Most freight forwarders interviewed say they are focusing on air cargo business in Asia, especially China, going to the Americas and Europe.

Panalpina also has a budding intra-Asia business.

“Airfreight is growing there because technology is still the biggest industry vertical or industry sector which uses airfreight,” Wintjes says. “A lot of products come from there still.”

A burgeoning middle class in Asia contributes to the import side. Wintjes says Asian countries now have a hunger for European goods.

“Now the emerging countries, which used to be poorer in the past and did not have the buying power, now they have the buying power, and they go shopping around the world,” he explains.

Top freight forwarders talked about products they’re chasing. Kuehne + Nagel is rolling out KN EngineChain more heavily in 2014. Because the engine is a plane’s most expensive part, the company is investing in an organization that manages plane engines using the KN EngineChain product, Scharwath says.

In addition to the health care market, DHL is interested in the automotive sector. Hellmann Worldwide Logistics (No. 9 forwarder) is targeting health care, chemicals, perishables and fashion, says Peter George, vice president airfreight.

CEVA Logistics is focusing on the oil and gas exploration industry, high-tech and automotive, Zablocki says. CEVA is the world’s largest automotive 3PL, according to Armstrong & Associates.

Zablocki says pharma is CEVA’s fastest growing sector.

“2014 looks like it is shaping up to be a good year for air cargo, and we might even see a return for the charter market,” he says.

Panalpina is interested in technology and fashion, which is Asia’s second biggest product, Wintjes says.

A trend in airfreight now is investing in the health care market. But Wintjes – who says some think of pharma as “the El Dorado” – questions the viability of this for forwarders, even though he agrees that pharma is growing.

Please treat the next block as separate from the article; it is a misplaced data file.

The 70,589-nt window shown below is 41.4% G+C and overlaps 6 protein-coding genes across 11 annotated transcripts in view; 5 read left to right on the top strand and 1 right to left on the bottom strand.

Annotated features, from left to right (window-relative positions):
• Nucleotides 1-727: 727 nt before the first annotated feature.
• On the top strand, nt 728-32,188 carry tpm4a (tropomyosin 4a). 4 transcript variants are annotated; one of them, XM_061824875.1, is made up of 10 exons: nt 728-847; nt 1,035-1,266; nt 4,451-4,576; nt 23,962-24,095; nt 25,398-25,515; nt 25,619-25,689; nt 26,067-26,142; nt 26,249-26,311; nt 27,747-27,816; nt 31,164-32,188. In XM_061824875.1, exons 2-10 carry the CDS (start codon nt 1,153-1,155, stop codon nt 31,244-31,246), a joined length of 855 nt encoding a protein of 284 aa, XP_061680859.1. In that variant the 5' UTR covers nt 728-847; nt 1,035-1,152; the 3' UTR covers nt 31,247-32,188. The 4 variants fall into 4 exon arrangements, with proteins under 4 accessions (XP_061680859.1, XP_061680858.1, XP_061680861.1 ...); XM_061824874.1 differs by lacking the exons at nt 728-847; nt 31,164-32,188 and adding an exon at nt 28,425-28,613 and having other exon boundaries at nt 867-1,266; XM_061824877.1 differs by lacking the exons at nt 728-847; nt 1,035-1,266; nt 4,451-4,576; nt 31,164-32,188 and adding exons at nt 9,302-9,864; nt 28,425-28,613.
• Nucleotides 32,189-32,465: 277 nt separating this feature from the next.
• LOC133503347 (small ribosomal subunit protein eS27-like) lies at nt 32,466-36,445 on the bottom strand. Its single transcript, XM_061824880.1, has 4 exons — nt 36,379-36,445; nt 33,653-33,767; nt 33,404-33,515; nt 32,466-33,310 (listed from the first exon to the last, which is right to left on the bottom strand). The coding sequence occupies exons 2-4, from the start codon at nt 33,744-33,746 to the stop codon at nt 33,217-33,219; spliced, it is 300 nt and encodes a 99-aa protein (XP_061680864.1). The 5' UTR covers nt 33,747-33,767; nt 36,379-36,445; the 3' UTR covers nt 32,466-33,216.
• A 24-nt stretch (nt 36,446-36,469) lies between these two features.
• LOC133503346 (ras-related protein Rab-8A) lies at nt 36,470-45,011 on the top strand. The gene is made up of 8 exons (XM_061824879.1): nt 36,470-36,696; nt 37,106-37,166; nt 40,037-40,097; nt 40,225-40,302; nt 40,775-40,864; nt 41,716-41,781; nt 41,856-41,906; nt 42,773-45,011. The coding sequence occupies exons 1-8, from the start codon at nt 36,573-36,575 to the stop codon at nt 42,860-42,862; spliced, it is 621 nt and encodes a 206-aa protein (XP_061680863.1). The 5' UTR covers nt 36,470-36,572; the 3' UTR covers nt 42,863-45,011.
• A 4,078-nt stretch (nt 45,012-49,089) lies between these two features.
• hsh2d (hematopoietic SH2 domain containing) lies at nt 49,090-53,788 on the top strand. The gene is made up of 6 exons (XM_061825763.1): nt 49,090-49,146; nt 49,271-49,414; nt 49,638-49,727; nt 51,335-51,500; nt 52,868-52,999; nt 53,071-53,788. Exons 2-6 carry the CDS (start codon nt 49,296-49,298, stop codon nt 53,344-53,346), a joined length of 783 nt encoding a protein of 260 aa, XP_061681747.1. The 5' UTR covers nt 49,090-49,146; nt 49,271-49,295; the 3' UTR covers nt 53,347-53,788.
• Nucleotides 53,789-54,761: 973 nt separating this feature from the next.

“The pharmaceutical industry is very demanding in terms of [good distribution practice] compliance, for example, but not necessarily willing to pay for the complexity which they bring into our production,” he says. “Forwarders and carriers invest, and then typically not seeing much better airfreight rates for that because very often, the customer’s taking that for granted and pricing it in a way very similar to standard airfreight.”

Meanwhile, in manufacturing, there is a near-shoring trend that is leading to less international trade, and therefore less air cargo, Wintjes says.

Though Zablocki says the cost of jet fuel has remained relatively stable, Rahn of DHL says airlines are switching from fuel surcharges on actual weight to chargeable weight – which results in increasing fuel surcharges for forwarders.

Wintjes says more general airfreight is now going by express because if customers send cargo by air, they want it faster than the industry standard.

“You don’t have the time for having cargo hanging around in a gateway for a long time,” he says. “That’s gone. That’s not possible anymore.”

Panalpina also sees that intermodal is gaining in popularity.

Zablocki glosses over the trends happening in the air forwarding industry.

“Airlines are aggressively pricing to protect their markets, carriers with excess aircraft are looking for new markets, and both passenger and freighter aircraft operators are all hoping for margin improvements by chasing higher yielding business in time-sensitive and perishable commodities like the pharmaceutical sector,” he says.

Top forwarders see that the airfreight industry isn’t easy to navigate.

“It’s in turmoil,” Wintjes says. “It’s not an industry where you would say, ‘Rest assured.’”